NEW YORK (WCBS 880) -- A retired NYPD detective, who testified during an emotional Capitol Hill hearing about reauthorizing the 9/11 Victim Compensation Fund last week, is refusing to give up the fight even though his health has taken a turn for the worse.
Just a week after traveling to Washington to call on Congress to renew the fund, Lou Alvarez is now in hospice care.
The 53-year-old, who worked a bucket brigade at Ground Zero after 9/11, was diagnosed with stage 4 colon cancer two years ago. After 68 rounds of chemo, his liver has completely shut down and doctors now say there is nothing else they can do.
But Alvarez is vowing to fight for 9/11 responders until his final breath.
"As long as I have the strength to keep fighting and keep this in the spotlight, I'm going to keep doing it," Alvarez told WCBS 880's Peter Haskell on Friday.
He has already received his VCF payment, so this is for others.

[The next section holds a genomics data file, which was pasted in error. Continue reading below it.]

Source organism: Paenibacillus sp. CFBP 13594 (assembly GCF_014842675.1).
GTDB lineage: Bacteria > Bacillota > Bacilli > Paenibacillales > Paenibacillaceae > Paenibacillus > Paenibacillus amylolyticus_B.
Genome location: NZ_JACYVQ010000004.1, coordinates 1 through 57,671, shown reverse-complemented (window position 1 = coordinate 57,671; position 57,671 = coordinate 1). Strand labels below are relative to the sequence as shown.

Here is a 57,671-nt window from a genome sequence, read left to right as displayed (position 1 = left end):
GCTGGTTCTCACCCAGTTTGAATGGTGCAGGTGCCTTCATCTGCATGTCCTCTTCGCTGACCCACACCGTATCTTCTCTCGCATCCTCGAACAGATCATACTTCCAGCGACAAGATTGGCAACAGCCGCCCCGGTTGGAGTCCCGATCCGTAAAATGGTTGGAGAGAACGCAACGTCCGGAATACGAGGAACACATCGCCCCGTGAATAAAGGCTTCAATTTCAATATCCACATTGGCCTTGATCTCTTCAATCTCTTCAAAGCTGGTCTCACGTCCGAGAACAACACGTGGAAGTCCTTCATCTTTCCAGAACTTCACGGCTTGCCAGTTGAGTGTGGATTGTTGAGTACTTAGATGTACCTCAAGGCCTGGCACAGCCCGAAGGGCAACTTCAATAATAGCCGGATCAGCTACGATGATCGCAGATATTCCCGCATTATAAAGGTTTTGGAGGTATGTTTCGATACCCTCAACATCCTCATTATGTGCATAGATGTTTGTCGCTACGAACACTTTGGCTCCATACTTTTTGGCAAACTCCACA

"Becaue there's going to be guys after me who are going to have it worse," Alvarez said.
Sitting up in a chair with a Yankees hat on his head, Alvarez spoke softly, but passionately about getting the bill passed. He has a pointed message for Congress: "Give us what we justly deserve -- nothing more, nothing less. What is so difficult of taking care of your patriot Americans who ran in to do what they had to do to save people's lives?"
The bill passed the House Judiciary Committee and moves to the full House for a vote next month, but it faces a battle in the Senate.
If he had the chance to talk to Senate Majority Leader Mitch McConnell Alvarez said he tell him, "Sir, we have to put partisan politics aside and take care of the first responders."
It's not clear exactly how much time he has left, but Alvarez is intent on fighting.
His family is with him, every step of the way.
"I've always been proud of my father, I've always been proud to be his son and I am even more so now seeing the strength, and tenacity and the perserverance that he's shown in making this his mission," his 29-year-old son, David, said.